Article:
Several studies have presented similar designs and selection process to the present manuscript, focusing mainly or solely on patients who underwent RP and no other oncological treatment [26,27,28,29,30]. As expected, the global PET detection rates vary according to median PSA values in the examined populations, but results in sub-cohorts of patients with similar biochemical risk profiles are consistent altogether and with what was observed in our paper.
Another major finding of the present work is that pT staging ≥ 3a after RP emerged as a significant predictor of [68Ga]Ga-PSMA-11 PET positivity. This may reflect the difficulty in the radical surgical removal of microscopic disease in locally complex scenarios and the biological aggressiveness of these cancers. It is worth noting that, in our cohort, all the five patients displaying a positive [68Ga]Ga-PSMA-11 scan performed with serum PSA levels below 0.2 ng/mL, lower than the value recommended by current guidelines, presented in fact a staging of pT3a or higher.
Similarly, Caroli et al. explicitly evaluated the potential predictive value of pT staging [22]. The group identified a consistent trend by dichotomizing patients with the same threshold of pT3a, although they did not reach statistical significance (p = 0.07).
We found that the ISUP score ≥ 4 is associated with a higher probability of PET positivity on univariate logistic regression analysis, although this trend was not confirmed on multivariate logistic regression. This result is consistent with the available literature, as other groups have explored this and other possible clinical predictors such as positivity of examined surgical margins and lymph node pathological staging at surgery, without obtaining consistent significant results.
In a recent study performed by Bianchi et al., an external validation of a nomogram predictive for PSMA PET positivity was conducted in 1639 patients with recurrent prostate cancer [31]. This large cohort of patients included heterogeneous clinical conditions, with subjects experiencing first BR, PSA relapse after salvage therapy, PSA persistence after radical prostatectomy, and advanced-stage PCa patients after second-line systemic therapies. Conversely, in the present study, a very homogeneous cohort of patients was considered to explore possible predictors of positivity of PSMA PET, including only patients experiencing biochemical recurrence after radical prostatectomy, with no other concomitant treatment between prostatectomy, biochemical recurrence, and PSMA PET.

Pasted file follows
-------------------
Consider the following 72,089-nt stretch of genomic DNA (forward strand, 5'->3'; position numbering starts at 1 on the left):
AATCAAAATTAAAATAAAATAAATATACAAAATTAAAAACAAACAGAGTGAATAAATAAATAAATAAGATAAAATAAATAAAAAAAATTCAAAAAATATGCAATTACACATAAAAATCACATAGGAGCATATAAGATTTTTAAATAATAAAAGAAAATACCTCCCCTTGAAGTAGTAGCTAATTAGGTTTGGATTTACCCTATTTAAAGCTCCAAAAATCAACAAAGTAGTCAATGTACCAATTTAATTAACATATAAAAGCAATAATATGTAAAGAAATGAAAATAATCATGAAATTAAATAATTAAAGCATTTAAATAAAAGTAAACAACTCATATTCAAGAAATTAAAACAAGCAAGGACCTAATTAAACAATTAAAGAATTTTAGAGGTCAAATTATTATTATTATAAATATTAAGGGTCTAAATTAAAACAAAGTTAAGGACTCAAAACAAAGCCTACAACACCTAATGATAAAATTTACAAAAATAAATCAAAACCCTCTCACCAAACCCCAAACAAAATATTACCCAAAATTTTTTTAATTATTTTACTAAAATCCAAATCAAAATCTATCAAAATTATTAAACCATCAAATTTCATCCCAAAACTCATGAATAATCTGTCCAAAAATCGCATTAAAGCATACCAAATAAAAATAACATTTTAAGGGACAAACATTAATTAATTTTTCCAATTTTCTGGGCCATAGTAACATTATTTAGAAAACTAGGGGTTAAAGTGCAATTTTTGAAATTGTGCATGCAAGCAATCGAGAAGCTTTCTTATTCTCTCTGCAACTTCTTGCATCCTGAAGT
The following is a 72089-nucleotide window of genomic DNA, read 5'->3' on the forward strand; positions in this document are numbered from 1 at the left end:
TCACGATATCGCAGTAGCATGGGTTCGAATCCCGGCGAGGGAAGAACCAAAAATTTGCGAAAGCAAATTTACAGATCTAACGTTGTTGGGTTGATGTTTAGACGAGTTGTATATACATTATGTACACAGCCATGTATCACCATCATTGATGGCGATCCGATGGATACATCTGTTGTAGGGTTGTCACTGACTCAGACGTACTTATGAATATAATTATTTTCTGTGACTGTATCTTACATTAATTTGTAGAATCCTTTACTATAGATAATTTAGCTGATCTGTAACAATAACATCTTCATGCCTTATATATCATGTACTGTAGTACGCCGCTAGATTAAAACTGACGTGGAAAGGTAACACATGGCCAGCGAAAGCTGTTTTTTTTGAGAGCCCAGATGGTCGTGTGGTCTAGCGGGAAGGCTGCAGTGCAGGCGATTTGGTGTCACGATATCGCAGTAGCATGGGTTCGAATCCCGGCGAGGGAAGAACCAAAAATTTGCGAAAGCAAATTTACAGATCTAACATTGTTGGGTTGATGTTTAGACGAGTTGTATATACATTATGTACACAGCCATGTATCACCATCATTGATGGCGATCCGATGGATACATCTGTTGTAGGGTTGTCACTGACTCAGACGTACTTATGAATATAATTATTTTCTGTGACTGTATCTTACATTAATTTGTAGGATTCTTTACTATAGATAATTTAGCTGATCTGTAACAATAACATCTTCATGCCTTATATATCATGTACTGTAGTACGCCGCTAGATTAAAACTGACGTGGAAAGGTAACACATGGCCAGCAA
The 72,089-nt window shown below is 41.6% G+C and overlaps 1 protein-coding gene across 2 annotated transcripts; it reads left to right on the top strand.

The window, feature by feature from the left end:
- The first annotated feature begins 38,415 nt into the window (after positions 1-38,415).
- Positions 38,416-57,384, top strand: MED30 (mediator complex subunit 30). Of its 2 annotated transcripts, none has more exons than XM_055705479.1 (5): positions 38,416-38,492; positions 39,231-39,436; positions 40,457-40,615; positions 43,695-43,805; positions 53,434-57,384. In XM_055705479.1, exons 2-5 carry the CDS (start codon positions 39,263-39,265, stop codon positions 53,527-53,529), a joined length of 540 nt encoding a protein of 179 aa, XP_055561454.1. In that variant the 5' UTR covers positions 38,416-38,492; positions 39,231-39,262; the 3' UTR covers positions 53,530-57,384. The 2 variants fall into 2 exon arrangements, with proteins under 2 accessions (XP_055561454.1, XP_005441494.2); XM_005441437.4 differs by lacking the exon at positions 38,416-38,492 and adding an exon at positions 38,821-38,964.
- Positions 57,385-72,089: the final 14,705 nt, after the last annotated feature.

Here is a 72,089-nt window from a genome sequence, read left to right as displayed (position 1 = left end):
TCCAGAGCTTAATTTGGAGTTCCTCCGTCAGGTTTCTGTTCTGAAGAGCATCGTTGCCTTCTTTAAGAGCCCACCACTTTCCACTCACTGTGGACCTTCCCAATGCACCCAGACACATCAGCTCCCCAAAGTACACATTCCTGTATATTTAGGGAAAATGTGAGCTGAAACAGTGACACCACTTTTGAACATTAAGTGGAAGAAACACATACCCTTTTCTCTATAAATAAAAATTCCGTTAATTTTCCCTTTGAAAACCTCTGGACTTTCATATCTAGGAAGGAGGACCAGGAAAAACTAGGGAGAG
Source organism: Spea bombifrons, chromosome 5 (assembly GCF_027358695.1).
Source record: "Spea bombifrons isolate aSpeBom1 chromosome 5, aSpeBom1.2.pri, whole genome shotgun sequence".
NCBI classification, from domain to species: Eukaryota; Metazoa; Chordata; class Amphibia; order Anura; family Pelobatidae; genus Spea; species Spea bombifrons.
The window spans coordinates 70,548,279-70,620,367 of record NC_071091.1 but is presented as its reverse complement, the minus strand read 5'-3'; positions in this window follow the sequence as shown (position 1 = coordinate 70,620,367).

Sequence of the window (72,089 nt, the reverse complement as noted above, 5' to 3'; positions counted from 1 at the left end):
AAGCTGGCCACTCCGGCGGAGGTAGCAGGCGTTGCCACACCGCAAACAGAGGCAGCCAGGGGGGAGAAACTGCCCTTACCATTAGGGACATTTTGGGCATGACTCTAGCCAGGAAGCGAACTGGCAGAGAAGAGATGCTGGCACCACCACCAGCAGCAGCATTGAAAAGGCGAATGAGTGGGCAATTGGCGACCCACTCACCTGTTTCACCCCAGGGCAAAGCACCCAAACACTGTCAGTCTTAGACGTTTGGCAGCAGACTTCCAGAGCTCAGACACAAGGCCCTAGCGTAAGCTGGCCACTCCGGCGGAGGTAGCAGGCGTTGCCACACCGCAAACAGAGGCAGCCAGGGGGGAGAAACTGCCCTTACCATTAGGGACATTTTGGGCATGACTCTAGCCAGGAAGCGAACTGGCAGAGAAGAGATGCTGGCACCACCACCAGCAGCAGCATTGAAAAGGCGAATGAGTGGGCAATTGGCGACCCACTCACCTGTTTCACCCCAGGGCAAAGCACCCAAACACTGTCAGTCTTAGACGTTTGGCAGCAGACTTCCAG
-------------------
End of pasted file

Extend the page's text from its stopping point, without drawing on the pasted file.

Some limitations of the present study should be outlined. It is retrospective and monocentric, suffering from typical limitations such as selection biases and patient referral biases. It is also worth noting that the willfully strict patient selection strategy certainly comes with strengths and weaknesses. Data provided from this highly homogeneous cohort can be regarded as valuably free from additional factors influencing findings and analyses. On the other hand, this factor demands further inquiries to extend our results in BCR patients undergoing medical therapy, and in patients treated with external beam radiation therapy—where cT staging as established on imaging assessments may serve as a surrogate to pT staging predictive role.
PSMA PET is by far the most powerful diagnostic tool available to detect BCR and inform subsequent patient management, as concurred by international guidelines [11]. The identification of strong clinical predictors of [68Ga]Ga-PSMA-11 PET positivity may further improve the cost-efficiency and the diagnostic prowess of this technique, by avoiding unnecessary exams and expenditures in low-risk patients, and conversely by anticipating diagnosis in high-risk ones. In the era of precision and personalised medicine, we should strive to refine our strategy on when and whether to perform this accurate yet expensive exam, to the benefit of all prostate cancer patients. In treatment-naïve patients after RP, a pathological staging pf pT3a or higher may add value to the currently recommended scan timing strategy based on PSA levels alone, by anticipating PET scan in high-risk patients even with PSA serum values lower than 0.2 ng/mL. Prospective and larger data are needed to confirm these results, with the goal to inform more tailored clinical strategies.

5. Conclusions

In a very homogeneous clinical setting of BCR after RP, without any other treatment between prostatectomy, biochemical recurrence, and PSMA PET, both pre-scan PSA serum levels and pT staging at RP are strong predictors of [68Ga]Ga-PSMA-11 PET positivity. Considering both easily available clinical data in combination could help overcome a dichotomic, one-size-fits-all approach to inform tailored [68Ga]Ga-PSMA-11 PET timings. These personalised strategies could achieve earlier diagnoses and avoid unnecessary exams.

Author Contributions

Conceptualization: P.M., S.G. and M.P.; methodology: P.M., S.G., C.B. and C.P.; formal analysis: S.G and C.B.; investigation: P.M., S.G., A.M.S.G., C.P. and A.S.; data curation: P.M., S.G., C.P., A.S., A.M.S.G., A.B., A.C. and M.P.; writing—original draft preparation: P.M., S.G. and C.P.; writing—review and editing: P.M., S.G., C.P., C.L., P.S., A.C. and M.P. visualization: P.M. and S.G.; supervision: P.M., S.G., A.C. and M.P.; All authors have read and agreed to the published version of the manuscript.


This research received no external funding.

Institutional Review Board Statement